NDIA is a strong advocate for improving the protection of unclassified controlled technical information against cyber threats. While DoD and industry have focused much effort on protecting their business and engineering information systems, less action has been taken to improve protection of technical data in factory networks and control systems, which are increasingly subject to cyber threats. The Cybersecurity for Advanced Manufacturing Joint Working Group is a collaboration between the NDIA Manufacturing and Cyber Divisions.
The mission of the Cybersecurity for Advanced Manufacturing Joint Working Group Manufacturing Division and Cyber Division is to heighten awareness of emerging threats, vulnerabilities and consequences in manufacturing Industrial Control Systems (ICS) of the Defense Industrial Base to protect the defense contractors’ manufacturing capabilities essential to the Department’s technical strength. This joint government- industry working group aims to develop approaches for effective ICS cybersecurity solutions.
Objective: Government and industry members of the Cybersecurity for Advanced Manufacturing (CFAM) Joint Working Group (JWG) are working collaboratively to build on the recommendations in the 2014 NDIA white paper, Cybersecurity for Advanced Manufacturing. The CFAM JWG will identify the types and boundaries of cybersecurity threats, vulnerabilities, and consequences in the manufacturing environment and define actions to mitigate those risks.
This group will address the unique needs of cybersecurity for manufacturing systems and networks in general, and for the Defense Industrial Base (DIB) in particular.
Key findings from the original study include:
- The threat is real and manufacturing companies are targets
- Factory floor systems are a weak link in safeguarding technical information
- Small business manufacturers are not well equipped to manage the risks
The CFAM JWG will identify ways to incentivize and assist manufacturers (particularly small and medium enterprises (S&ME) in defense supply chains) to improve cybersecurity in manufacturing systems by evolving policies and contract requirements, enhancing security practices, and offering industrial / contractor workforce cybersecurity training. Implementation plans will be developed for the updated courses of action.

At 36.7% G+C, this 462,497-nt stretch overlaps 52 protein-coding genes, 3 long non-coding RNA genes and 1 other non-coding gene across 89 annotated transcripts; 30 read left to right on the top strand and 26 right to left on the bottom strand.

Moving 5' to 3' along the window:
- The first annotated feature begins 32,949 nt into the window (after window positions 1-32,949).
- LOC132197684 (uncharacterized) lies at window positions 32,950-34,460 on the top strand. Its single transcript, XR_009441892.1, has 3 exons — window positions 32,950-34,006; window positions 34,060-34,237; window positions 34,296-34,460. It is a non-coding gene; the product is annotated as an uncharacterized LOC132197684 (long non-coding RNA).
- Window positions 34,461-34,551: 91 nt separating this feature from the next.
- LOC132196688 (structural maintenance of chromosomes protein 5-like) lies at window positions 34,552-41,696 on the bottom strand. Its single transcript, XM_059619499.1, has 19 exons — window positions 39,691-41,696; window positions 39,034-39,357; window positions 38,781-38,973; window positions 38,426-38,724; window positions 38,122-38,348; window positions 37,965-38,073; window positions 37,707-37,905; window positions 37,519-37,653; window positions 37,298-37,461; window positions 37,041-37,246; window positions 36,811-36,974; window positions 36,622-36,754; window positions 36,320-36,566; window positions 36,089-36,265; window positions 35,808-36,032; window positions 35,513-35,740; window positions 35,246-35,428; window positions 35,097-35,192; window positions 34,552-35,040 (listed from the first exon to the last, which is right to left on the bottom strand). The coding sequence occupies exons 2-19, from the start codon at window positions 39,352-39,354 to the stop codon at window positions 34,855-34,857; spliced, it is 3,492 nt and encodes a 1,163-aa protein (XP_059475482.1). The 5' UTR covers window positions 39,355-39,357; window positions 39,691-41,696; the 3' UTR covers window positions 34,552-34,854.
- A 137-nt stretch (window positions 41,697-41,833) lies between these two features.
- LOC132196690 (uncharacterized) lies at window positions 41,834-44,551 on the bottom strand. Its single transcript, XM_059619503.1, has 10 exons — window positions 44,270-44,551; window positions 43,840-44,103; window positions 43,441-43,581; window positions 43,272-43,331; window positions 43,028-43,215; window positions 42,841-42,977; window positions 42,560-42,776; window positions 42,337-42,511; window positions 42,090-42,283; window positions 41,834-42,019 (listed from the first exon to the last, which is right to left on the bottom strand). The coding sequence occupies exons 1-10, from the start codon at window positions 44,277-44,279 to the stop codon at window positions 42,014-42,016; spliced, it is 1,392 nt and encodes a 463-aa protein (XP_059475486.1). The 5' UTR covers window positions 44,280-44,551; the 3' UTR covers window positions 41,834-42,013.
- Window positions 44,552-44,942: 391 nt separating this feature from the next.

Today, the CFAM JWG membership stands at 49 with representation from four NDIA divisions: Cyber, Logistics, Manufacturing and Systems Engineering. Industry participation ranges from large companies to a woman-owned small defense manufacturer. In addition to defense businesses, the JWG has members from academia, trade organizations, and a federally funded research and development center.
Government representation comes from two branches of the Office of the Secretary of Defense (Office of the Chief Information Officer and Acquisition, Technology & Logistics), the Office of the Joint Chiefs of Staff, the Air Force Research Laboratory, the Department of Energy, Space and Naval Warfare Systems Command - Pacific, National Institute of Standards and Technology, and the White House Office of Science and Technology Policy.
Manufacturing Environment Team
Policy Planning and Impacts Team
Technology Solutions Team
Terms of Reference and Integration Team
Preliminary Questions to be Addressed in this study are:
- Boundaries . . .
– What defines a manufacturing environment?
– What use cases are important across the life cycle of the manufacturing environment?
- Mitigations . . .
– What actions and activities can improve cybersecurity in the manufacturing environment?
– What types of education, training and cultural changes are required?
- Development . . .
– What technical solutions can increase cybersecurity in the manufacturing environment?
- Resources . . .
– What existing policies regulations, and standards are applicable and what needs to be augmented, and by whom?
– What activities implemented outside the Department of Defense can be leveraged?